Early life and education
Ben Hatskin was born in 1917 in Winnipeg to Russian-Jewish parents. As a standout football player in high school, he became one of the first Canadian students to win an athletic scholarship to an American university. He played football for the Sooners at the University of Oklahoma. He also played junior hockey in Winnipeg with the 1936 Kildonan Stars. In 1936, Hatskin signed with the Winnipeg Blue Bombers of the CFL, playing six years and helping the team win Grey Cup championships in 1939 and 1941.
During World War II Hatskin began raising racehorses and his wealth grew as the Hatskin family invested in everything from lumber companies to juke box distributorships.
In 1967, Ben Hatskin tried to win a National Hockey League franchise during the league's expansion. His bid failed, which fueled his desire to help create a new, rival league, the World Hockey Association, in 1972. Hatskin knew that the credibility of the WHA depended on getting established hockey stars to join its teams. He aggressively sought out the services of Bobby Hull for his team, the Winnipeg Jets, and eventually signed Hull to a contract estimated to be worth at least $1.75 million.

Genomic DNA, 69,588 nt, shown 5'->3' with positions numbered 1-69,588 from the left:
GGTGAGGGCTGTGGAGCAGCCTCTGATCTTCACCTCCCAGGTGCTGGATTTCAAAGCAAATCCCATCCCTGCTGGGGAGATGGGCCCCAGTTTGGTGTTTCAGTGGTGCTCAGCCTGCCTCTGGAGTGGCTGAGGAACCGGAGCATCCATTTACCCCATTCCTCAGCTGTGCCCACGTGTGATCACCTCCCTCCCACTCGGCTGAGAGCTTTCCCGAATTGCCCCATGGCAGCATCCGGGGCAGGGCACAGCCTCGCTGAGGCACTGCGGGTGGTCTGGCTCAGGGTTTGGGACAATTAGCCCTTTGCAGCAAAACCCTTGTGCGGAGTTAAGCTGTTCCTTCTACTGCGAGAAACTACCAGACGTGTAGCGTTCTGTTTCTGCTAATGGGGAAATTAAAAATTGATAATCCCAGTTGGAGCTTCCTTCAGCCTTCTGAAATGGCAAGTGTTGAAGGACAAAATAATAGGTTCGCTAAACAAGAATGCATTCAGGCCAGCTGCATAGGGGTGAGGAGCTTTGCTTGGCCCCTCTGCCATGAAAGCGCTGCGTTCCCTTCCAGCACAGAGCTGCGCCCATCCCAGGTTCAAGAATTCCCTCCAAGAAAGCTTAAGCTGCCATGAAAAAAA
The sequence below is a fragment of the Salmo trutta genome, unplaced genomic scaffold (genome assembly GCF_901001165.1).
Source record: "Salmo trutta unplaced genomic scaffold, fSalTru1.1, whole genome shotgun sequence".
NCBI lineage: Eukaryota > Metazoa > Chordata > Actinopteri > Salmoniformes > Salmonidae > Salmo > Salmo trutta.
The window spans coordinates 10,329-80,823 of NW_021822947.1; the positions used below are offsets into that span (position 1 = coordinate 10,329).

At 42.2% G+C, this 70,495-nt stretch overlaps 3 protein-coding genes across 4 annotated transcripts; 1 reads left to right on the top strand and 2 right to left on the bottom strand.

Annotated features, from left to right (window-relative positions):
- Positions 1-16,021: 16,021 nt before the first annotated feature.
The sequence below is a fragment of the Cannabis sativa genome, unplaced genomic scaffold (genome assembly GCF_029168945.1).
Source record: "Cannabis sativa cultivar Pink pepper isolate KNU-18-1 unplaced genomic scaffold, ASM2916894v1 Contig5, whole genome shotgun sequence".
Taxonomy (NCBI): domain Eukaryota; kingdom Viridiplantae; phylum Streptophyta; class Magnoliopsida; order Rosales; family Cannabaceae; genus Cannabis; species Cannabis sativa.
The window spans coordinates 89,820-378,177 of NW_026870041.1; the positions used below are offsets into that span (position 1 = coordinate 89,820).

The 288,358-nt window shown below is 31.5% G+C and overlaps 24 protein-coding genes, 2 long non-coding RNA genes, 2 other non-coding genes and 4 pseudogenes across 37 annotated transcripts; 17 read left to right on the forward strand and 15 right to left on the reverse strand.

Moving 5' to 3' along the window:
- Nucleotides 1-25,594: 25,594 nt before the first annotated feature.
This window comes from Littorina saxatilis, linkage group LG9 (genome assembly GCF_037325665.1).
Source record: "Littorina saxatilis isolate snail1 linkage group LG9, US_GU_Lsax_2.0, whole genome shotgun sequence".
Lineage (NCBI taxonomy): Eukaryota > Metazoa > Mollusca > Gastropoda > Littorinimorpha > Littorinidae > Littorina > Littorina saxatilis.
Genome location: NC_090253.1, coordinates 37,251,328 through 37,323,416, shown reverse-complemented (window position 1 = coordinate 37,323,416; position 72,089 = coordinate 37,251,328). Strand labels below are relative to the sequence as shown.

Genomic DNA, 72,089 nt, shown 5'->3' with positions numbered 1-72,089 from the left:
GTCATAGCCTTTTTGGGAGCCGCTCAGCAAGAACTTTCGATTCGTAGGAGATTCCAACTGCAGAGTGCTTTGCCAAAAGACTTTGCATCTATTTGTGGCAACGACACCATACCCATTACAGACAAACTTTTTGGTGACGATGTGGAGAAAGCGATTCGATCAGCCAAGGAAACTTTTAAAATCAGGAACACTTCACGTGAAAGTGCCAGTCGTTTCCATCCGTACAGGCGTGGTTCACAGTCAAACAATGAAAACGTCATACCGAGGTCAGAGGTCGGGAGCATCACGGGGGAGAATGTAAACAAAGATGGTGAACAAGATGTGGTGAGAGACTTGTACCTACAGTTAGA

Although it was one of the more successful teams in the WHA, winning 3 Avco Cups in 1976, 1978 and 1979. Hatskin had to ask for a public subsidy to keep the financially troubled Jets alive after 1974.